Uzbekistan’s President: No Reason to Miss the USSR; Now Fulfill Your Quota
Uzbekistan’s apparatchik-in-chief could still give a Sovietologist pause. Twenty years after the fall of the Soviet Union, President Islam Karimov – an economist by training – continues to stuff his people full of fabulous statistics, records even. But like the excerpts from a Central Committee meeting, something doesn’t quite add up.
No one in Uzbekistan misses the old Soviet Union, Karimov told his nation recently, because life since independence has become even more equitable (his own multi-millionaire daughters aside): “If you recall, back in 1990 from the rostrum I addressed our people, specifically the youth, my children, to say that in the future Uzbekistan, there would be a just state where there would be neither very rich nor very poor people.” How did independent Uzbekistan, rising out of the ashes of that failed utopia, meet these ideals? The answers are in the statistics, which Karimov skims over with alacrity.
From his January 19 speech to the Cabinet of Ministers, marked by a two-hour program on state television the next day (transcription and translation by BBC Monitoring):
Now there are some people nostalgic for the old times. I am sure that there are no such people in Uzbekistan at all. […] One can hear views on TV and through the media that after the collapse of the USSR all went bankrupt. If a person wants to have a personal, independent opinion on this, let him see the figures. Let him comprehend the figures. After this, no propaganda is needed. And there is no need to persuade him or tell lies to him. Everything will be clear to him by comparing the two things.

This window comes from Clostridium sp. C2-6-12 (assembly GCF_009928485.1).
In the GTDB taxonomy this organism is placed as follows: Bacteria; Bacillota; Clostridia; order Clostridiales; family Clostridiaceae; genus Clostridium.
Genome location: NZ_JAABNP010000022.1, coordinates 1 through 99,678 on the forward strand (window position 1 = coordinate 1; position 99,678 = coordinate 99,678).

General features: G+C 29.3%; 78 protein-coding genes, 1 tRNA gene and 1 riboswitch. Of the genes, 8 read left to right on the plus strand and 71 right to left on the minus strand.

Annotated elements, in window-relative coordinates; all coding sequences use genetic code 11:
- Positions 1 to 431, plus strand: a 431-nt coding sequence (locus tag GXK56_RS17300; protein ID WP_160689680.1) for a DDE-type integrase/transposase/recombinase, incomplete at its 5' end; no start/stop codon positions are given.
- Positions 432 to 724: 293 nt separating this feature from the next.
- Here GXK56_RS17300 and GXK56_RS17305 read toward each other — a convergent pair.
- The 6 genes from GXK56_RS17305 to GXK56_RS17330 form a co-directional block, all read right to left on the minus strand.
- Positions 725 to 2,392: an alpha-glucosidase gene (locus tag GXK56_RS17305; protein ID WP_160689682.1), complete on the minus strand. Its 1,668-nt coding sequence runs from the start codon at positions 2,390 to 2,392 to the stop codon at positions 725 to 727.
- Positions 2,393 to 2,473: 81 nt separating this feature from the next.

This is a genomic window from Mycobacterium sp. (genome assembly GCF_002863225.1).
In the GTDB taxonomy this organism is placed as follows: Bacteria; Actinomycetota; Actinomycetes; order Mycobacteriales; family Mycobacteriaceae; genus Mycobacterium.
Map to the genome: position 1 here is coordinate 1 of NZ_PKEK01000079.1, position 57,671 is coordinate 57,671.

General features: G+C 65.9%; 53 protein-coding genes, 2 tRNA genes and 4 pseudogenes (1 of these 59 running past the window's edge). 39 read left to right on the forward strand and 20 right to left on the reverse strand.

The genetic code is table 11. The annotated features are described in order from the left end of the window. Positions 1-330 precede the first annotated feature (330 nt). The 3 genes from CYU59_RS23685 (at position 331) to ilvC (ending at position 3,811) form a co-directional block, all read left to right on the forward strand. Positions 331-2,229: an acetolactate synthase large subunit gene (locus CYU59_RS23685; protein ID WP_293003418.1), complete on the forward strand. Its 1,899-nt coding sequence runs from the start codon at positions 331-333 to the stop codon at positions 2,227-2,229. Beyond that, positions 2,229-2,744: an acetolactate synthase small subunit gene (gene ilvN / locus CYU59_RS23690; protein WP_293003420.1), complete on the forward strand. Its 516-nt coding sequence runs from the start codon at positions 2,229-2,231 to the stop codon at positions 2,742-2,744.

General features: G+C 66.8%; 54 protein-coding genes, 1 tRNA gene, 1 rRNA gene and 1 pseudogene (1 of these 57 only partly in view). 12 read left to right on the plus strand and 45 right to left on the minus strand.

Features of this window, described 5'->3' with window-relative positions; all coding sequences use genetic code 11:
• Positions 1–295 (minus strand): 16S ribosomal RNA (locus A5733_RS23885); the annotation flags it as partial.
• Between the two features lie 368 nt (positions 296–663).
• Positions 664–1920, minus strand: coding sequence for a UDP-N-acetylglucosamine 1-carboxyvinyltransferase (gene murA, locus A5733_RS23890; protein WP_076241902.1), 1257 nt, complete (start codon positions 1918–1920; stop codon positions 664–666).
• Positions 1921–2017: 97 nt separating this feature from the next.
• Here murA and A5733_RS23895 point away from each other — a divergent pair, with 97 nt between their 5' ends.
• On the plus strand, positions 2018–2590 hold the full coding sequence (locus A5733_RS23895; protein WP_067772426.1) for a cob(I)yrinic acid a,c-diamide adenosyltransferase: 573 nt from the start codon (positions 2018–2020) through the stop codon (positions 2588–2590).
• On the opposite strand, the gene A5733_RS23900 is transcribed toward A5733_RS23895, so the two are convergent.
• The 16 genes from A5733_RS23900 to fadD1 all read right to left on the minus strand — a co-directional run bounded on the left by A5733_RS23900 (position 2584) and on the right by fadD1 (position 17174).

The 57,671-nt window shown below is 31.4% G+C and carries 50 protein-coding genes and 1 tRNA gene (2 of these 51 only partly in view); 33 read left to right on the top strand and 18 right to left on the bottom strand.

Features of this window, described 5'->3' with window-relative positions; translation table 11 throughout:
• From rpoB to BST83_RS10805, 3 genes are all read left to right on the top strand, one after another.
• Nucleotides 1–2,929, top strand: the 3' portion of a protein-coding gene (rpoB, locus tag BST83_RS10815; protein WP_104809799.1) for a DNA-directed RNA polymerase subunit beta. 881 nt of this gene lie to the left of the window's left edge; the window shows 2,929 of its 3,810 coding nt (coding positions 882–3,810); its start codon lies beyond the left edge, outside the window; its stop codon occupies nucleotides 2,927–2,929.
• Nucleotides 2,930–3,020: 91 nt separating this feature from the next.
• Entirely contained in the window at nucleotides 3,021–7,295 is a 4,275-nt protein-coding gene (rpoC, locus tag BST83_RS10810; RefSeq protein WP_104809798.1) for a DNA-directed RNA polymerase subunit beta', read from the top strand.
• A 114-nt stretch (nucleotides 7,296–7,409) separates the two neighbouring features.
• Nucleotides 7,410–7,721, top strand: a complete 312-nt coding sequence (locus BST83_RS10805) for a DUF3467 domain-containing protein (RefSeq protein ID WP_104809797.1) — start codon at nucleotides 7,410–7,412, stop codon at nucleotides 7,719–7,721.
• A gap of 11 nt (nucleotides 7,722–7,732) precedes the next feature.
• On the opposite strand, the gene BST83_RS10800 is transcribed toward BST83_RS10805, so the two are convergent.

Compare or not, despite promises the USSR is dead and buried, Karimov moves on to sound eerily like a commissar:
Last year, over 3,800 farms failed to meet their contractual targets in cotton growing. As a result, the production of raw cotton was less [than the target] by over 160,000 tons of cotton worth over 120 billion sums. If we calculate this figure as cotton fiber that can be exported, the potential loss will amount to nearly $100 million. Please focus on this, at first sight it may sound like a small figure but in fact, we have lost $100 million only from potential exports not taking into account other losses.
Cotton is, of course, one of the most controversial features of contemporary Uzbekistan. Rights groups estimate up to 2 million children are dragged out of school each fall to pick the crop: “They live in filthy conditions, contract illnesses, miss school, and work daily from early morning until evening for little to no pay. Hunger, exhaustion, and heat stroke are common,” said Human Rights Watch this week. Many observers believe the president’s own family absorbs the profits by purchasing cotton from farmers at state-controlled prices and selling it at market prices abroad, pocketing the difference. But about those lost millions, Karimov persists:
It is high time to bring the guilty managers to justice. For example, if we compare two farms, one meets the target and another one fails, thinking of its own interest first and being shortsighted. Thinking this way, he has to get rich once he got the chance and forgetting the state's interests. There are many such people. I think we should be principled in the issue and establish justice.
When life is just like the Soviet Union, how could anyone miss the Soviet Union?
David Trilling is Eurasianet’s managing editor.